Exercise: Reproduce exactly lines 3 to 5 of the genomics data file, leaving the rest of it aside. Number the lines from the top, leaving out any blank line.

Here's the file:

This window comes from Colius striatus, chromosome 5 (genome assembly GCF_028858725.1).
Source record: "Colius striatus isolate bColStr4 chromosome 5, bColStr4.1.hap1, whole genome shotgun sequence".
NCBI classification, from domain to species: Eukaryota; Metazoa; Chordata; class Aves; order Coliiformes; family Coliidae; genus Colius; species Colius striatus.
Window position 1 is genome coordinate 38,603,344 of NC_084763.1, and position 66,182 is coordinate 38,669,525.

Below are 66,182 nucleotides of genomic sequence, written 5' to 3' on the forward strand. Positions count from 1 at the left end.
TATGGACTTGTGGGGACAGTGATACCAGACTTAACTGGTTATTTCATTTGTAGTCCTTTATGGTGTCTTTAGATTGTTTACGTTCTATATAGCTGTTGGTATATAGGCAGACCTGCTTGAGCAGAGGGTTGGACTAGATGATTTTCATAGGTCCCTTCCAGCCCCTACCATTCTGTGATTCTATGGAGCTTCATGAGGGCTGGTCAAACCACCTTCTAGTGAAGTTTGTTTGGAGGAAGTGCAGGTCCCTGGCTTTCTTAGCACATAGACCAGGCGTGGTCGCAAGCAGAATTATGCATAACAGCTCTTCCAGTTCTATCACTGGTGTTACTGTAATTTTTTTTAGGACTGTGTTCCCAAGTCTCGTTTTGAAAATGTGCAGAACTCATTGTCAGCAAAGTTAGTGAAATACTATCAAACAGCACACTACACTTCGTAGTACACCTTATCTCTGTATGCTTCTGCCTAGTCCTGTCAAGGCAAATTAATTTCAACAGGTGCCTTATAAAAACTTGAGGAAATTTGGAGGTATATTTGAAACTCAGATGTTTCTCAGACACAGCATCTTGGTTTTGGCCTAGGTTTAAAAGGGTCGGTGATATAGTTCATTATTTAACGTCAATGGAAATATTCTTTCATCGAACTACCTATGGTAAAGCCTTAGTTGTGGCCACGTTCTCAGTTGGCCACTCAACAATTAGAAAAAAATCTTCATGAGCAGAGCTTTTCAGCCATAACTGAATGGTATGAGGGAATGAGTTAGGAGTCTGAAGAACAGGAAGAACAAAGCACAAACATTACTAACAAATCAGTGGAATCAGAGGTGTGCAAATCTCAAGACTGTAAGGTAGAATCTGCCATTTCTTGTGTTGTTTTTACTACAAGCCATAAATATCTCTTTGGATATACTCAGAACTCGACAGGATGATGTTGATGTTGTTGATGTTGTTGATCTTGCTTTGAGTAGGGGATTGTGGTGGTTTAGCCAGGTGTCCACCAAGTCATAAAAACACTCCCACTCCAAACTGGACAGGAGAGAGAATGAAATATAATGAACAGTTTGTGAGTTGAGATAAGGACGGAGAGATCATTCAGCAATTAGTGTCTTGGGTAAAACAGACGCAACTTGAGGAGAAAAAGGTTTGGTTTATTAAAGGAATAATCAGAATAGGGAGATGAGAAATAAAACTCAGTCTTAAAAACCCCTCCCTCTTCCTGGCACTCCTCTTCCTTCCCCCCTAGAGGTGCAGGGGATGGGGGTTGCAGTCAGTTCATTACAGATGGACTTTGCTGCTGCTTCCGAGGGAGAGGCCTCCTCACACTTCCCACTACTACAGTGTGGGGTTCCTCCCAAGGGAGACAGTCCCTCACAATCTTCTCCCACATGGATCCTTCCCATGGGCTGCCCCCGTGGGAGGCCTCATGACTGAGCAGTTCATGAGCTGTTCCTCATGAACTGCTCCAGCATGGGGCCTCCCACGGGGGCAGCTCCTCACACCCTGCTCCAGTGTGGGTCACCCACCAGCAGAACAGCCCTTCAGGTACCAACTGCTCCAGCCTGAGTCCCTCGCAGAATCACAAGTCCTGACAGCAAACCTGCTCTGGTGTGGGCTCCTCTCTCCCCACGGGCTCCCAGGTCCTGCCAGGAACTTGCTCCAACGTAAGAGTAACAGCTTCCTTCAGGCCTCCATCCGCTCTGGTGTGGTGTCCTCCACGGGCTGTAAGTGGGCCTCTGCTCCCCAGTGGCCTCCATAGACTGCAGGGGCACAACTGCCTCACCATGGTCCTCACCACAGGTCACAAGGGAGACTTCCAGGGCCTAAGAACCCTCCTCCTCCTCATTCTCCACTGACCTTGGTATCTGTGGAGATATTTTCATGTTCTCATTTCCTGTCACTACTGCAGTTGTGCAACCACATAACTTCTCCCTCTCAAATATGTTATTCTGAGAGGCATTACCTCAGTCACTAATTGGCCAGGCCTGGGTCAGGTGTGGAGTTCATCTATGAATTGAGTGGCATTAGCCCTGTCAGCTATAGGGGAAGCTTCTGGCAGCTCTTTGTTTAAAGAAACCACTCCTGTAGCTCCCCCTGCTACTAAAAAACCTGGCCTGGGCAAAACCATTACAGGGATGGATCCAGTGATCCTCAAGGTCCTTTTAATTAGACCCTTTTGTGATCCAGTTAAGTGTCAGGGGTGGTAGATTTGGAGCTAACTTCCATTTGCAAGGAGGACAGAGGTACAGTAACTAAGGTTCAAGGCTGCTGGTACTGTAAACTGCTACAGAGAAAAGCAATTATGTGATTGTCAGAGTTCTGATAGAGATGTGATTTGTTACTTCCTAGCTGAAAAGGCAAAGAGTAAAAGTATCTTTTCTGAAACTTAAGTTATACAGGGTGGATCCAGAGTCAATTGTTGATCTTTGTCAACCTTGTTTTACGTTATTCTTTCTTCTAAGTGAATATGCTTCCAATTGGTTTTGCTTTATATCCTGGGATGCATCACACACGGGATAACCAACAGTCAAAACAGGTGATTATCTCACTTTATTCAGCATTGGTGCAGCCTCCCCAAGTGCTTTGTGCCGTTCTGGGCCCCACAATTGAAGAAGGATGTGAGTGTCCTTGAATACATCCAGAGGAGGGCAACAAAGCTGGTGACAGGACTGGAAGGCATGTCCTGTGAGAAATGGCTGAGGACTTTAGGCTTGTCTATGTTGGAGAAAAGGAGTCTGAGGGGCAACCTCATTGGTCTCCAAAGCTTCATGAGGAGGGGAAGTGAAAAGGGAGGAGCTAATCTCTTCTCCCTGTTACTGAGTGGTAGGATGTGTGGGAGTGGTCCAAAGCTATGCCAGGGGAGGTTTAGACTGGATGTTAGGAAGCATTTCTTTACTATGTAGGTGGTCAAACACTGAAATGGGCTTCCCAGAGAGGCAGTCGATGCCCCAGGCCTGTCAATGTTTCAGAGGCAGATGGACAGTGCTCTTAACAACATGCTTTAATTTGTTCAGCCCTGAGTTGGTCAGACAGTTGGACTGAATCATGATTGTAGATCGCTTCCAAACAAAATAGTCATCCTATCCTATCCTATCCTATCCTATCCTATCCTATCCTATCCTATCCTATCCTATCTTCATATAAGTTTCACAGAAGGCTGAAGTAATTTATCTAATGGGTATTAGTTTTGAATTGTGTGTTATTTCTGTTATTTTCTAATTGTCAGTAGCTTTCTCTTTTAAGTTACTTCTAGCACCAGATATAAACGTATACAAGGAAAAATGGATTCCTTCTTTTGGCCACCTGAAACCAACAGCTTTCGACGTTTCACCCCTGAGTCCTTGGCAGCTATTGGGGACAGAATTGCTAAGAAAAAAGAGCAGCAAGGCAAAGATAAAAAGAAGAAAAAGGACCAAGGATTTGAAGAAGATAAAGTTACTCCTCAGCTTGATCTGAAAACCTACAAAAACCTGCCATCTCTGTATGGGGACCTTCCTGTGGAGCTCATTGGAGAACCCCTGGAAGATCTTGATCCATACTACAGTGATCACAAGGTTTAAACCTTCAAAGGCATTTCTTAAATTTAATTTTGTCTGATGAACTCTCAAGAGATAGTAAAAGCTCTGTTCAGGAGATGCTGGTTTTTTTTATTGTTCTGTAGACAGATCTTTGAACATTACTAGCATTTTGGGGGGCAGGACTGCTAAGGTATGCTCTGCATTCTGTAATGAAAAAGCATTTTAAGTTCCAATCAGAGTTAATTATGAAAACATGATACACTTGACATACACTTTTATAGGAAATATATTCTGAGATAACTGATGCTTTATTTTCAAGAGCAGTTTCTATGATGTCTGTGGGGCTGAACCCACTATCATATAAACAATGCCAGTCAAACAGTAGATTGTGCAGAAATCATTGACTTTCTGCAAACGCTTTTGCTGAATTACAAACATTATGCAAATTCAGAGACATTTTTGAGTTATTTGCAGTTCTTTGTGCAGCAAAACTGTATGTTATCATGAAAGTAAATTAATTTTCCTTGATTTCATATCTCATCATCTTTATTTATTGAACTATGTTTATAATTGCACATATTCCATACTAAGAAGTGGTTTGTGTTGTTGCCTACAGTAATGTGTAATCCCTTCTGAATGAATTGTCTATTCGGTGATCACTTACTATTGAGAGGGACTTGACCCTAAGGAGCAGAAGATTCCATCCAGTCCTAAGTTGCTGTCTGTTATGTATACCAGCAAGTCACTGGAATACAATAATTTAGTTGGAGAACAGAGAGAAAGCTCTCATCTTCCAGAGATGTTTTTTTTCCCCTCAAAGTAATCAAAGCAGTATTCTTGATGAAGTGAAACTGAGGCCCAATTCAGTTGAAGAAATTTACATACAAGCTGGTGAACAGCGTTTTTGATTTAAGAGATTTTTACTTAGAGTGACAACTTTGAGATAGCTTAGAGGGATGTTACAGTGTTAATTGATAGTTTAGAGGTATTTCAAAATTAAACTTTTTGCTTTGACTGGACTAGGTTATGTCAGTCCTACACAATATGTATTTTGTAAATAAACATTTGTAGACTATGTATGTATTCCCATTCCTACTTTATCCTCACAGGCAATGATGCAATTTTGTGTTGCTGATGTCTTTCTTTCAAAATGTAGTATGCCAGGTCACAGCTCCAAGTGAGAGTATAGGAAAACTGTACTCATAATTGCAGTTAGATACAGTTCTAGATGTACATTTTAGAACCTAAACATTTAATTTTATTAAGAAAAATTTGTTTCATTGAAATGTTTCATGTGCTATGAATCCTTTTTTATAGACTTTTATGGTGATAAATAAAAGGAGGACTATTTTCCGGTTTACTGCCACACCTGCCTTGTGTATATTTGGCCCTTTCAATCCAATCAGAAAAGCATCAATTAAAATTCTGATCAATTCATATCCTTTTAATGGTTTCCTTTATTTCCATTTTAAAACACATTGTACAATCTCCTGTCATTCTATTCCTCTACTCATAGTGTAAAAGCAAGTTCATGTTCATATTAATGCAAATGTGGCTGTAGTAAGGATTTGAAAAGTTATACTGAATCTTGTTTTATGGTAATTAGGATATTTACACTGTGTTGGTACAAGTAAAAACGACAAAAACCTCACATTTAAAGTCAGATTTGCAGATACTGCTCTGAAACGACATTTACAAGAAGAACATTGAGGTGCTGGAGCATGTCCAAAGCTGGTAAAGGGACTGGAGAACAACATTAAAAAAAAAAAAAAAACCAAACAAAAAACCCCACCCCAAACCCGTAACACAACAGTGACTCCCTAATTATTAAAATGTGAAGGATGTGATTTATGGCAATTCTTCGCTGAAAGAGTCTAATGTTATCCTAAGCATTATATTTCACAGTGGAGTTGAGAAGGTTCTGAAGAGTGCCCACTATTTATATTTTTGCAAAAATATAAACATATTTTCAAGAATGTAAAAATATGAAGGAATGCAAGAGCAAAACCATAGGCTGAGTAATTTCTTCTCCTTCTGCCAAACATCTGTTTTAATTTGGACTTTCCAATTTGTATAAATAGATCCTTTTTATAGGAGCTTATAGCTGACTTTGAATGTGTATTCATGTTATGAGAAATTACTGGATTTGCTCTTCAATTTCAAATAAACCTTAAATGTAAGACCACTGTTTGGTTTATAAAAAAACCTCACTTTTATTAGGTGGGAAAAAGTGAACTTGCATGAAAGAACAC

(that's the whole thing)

NCBI classification, from domain to species: Eukaryota; Metazoa; Chordata; class Aves; order Coliiformes; family Coliidae; genus Colius; species Colius striatus.
Window position 1 is genome coordinate 38,603,344 of NC_084763.1, and position 66,182 is coordinate 38,669,525.

Below are 66,182 nucleotides of genomic sequence, written 5' to 3' on the forward strand. Positions count from 1 at the left end.